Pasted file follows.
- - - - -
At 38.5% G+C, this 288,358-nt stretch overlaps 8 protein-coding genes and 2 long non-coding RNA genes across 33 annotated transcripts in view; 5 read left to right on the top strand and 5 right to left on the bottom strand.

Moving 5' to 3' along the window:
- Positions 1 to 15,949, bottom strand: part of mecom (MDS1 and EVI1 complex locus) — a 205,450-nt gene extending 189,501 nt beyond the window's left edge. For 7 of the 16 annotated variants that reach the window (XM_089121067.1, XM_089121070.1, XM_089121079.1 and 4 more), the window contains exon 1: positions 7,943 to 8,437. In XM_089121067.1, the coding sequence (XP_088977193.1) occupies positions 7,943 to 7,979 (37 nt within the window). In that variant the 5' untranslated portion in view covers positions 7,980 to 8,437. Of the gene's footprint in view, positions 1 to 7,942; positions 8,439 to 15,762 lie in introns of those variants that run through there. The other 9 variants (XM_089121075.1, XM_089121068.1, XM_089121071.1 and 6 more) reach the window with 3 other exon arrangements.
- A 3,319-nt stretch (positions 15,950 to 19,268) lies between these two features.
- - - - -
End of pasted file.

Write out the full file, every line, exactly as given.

At 38.5% G+C, this 288,358-nt stretch overlaps 8 protein-coding genes and 2 long non-coding RNA genes across 33 annotated transcripts in view; 5 read left to right on the top strand and 5 right to left on the bottom strand.

Moving 5' to 3' along the window:
- Positions 1 to 15,949, bottom strand: part of mecom (MDS1 and EVI1 complex locus) — a 205,450-nt gene extending 189,501 nt beyond the window's left edge. For 7 of the 16 annotated variants that reach the window (XM_089121067.1, XM_089121070.1, XM_089121079.1 and 4 more), the window contains exon 1: positions 7,943 to 8,437. In XM_089121067.1, the coding sequence (XP_088977193.1) occupies positions 7,943 to 7,979 (37 nt within the window). In that variant the 5' untranslated portion in view covers positions 7,980 to 8,437. Of the gene's footprint in view, positions 1 to 7,942; positions 8,439 to 15,762 lie in introns of those variants that run through there. The other 9 variants (XM_089121075.1, XM_089121068.1, XM_089121071.1 and 6 more) reach the window with 3 other exon arrangements.
- A 3,319-nt stretch (positions 15,950 to 19,268) lies between these two features.